), but`float`

,`double`

and`long double`

just differ in their sizes.`float`

— 32 bits,`double`

— 64 bits,`long double`

— 80 bits. Here you should read about representation of floating point numbers: https://en.wikipedia.org/wiki/Double-precision_floating-point_formatIf overflow occurs in case of floating point numbers, then they the result is either

`inf`

or`-inf`

(that's how they are printed, and you can get them either by`double inf = 1. / 0`

or by`std::numeric_limits<double>::infinity()`

, don't forget to`#include <limits>`

in second case).`long long`

and`int`

are pretty the same, because now everybody has 64-bit processors, but because`long long`

is bigger than`int`

, then you can have less values of`long long`

in cache, than in`int`

's. So using`int`

is faster just because of caching. (Kind of proof: 39782428 with`int`

, 40590461 with`long long`

)`long double`

works incorrectly on some platforms and you can get WAs, just because`long double`

is not supported correctly. Precision of`long double`

is not much higher, than in`double`

, but calculations in`double`

's are much faster than in`long double`

(on some machines). So the wrong implentation and speed are the reasons. BTW,`float`

is bad because of precision problems.`vector`

s or just using`string`

or some hacks with modulos (maybe you just don't need to use such big integers)`1`

is`int`

,`30`

is`int`

, then`(1 << 30)`

is`int`

. Pretty logical, so`(1 << 30)`

is`2^30`

.Same with

`(1 << 31)`

, but`int`

can contain only integers in range:`[-2^31; 2^31 - 1]`

.`2^31`

is not in that range, so overflow occurs and`2^31 -> -2^31`

, so`(1 << 31) == -2^31`

or just`(1 << 31) == INT_MIN`

, then you assign it to`unsigned long long`

which contains integers in range:`[0; 2^64 - 1]`

. That's actually not an overflow, but type conversion from`int`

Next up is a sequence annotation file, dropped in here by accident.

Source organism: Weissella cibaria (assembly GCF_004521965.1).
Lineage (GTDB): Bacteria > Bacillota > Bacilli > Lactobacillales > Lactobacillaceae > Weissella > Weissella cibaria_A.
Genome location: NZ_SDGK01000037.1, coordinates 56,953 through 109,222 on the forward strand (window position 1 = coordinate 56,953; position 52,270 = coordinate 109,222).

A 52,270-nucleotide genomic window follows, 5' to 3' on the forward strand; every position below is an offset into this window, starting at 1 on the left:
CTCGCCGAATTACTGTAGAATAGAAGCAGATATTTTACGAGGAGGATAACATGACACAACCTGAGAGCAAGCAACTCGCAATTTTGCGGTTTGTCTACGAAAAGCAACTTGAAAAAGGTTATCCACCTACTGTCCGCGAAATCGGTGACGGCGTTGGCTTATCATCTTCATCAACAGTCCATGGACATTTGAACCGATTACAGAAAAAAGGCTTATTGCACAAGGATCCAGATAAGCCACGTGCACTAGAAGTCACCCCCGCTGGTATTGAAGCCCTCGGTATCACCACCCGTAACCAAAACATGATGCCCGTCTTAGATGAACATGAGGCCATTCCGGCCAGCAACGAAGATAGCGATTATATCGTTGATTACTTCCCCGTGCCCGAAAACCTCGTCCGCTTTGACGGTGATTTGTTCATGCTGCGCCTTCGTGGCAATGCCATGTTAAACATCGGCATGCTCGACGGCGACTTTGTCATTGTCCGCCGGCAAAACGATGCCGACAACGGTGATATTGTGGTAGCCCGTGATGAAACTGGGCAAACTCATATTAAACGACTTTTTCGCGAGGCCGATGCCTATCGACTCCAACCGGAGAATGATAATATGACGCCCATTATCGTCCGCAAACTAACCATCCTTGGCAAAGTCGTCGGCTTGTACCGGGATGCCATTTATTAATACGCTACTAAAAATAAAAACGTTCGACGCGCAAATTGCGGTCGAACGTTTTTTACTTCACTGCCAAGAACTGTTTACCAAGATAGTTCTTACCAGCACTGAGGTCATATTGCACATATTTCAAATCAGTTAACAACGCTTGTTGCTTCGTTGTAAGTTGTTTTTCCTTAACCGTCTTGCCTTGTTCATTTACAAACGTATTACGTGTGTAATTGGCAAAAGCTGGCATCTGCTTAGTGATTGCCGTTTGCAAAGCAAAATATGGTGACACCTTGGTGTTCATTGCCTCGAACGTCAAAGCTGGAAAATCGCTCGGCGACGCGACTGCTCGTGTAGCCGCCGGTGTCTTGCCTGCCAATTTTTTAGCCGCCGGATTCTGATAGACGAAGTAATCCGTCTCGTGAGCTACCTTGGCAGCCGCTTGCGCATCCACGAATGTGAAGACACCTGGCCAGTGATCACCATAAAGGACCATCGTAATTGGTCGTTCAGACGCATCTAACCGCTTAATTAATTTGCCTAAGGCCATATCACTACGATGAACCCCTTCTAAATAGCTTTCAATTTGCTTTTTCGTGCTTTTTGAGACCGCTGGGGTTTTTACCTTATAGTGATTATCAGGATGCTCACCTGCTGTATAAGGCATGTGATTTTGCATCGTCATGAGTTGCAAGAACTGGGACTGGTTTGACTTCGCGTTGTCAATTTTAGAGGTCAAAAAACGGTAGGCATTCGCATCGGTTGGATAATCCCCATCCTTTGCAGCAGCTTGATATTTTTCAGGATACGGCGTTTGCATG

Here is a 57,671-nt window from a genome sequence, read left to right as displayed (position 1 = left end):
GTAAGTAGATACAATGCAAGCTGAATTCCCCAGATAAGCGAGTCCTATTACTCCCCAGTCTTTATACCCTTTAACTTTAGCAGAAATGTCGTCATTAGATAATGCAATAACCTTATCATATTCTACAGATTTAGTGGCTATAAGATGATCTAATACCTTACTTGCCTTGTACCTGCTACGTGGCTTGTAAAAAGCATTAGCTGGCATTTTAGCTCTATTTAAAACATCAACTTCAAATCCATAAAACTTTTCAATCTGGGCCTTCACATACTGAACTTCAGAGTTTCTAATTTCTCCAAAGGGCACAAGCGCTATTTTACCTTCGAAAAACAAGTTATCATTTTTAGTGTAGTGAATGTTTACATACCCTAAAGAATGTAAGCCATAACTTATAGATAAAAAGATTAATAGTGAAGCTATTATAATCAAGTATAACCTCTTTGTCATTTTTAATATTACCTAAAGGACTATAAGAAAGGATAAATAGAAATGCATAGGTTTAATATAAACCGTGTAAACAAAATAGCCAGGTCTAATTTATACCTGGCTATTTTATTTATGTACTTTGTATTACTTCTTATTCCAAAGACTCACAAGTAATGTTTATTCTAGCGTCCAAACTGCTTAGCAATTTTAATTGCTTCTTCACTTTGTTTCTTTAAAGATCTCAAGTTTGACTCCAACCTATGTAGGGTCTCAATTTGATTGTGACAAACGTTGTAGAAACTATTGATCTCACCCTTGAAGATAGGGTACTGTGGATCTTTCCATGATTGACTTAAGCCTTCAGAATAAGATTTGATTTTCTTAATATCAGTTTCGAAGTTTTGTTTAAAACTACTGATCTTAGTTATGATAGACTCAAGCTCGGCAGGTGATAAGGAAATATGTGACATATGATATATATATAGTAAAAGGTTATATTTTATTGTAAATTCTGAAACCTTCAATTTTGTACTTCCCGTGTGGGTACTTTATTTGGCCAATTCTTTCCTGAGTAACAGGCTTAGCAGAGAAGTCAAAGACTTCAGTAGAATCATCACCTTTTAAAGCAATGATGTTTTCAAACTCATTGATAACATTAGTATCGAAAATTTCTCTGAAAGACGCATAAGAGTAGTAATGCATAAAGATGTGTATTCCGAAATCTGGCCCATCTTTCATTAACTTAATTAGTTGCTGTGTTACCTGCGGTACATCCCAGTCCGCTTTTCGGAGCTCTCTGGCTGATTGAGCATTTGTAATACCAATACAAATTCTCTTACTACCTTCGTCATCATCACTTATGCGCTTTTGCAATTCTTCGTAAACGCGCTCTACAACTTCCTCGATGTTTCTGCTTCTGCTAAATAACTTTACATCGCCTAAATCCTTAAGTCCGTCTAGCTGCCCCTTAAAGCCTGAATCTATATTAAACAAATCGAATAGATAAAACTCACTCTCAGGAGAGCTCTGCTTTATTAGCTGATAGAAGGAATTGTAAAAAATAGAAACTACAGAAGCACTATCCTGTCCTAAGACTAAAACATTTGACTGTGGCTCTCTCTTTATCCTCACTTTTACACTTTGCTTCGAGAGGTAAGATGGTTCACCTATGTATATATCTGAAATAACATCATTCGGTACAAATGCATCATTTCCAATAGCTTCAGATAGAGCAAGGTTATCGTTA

to`unsigned long long`

, but it works absolutely the same: so you get`2^64 - 2^31`

.With

`z`

we have different case:`2`

is int, but`x`

is`unsigned long long`

, so`2 * x`

will be`unsigned long long`

, and that's absoultely logically`2^31`

which we can represent in`unsigned long long`

(no overflow or anything else).More info:

`u`

,`l`

, and`ll`

.Example given:

`1u`

is`unsigned int`

,`1ll`

, is`long long`

,`1ull`

is`unsigned long long`

.`(1u << 31)`

->`1u`

is`unsigned int`

,`31`

is`int`

, then the result (`1u << 31`

) is`unsigned int`

(if we have`signed`

and`unsigned`

as operands, it comes to`unsigned`

.). So result is`2^31`

, which is represented in`unsigned int`

, so no overflow or anything.`(1u << 31) == 2^31`

.Even more:

`(1u << 31) == INT_MIN`

(`(1u << 31) == -2^31`

). Let's look:`(1u << 31)`

is`2^31`

and is`unsigned int`

.`INT_MIN`

is`-2^31`

and is`int`

.We don't compare different types, so we convert both of them to the

`unsigned int`

, so`-2^31`

->`2^31`

, so we compare`2^31 == 2^31`

as`unsigned int`

s, which is, of course, true.Output is:

Here we can see

integer promotion,`char`

,`signed char`

,`unsigned char`

,`short`

and`unsigned short`

on any operation (even unary, like`+`

or`-`

as in example) are promoted to`int`

.But wit

`unsigned int`

we stay on`unsigned int`

, so`-ui`

is`unsigned int`

and that's overflow.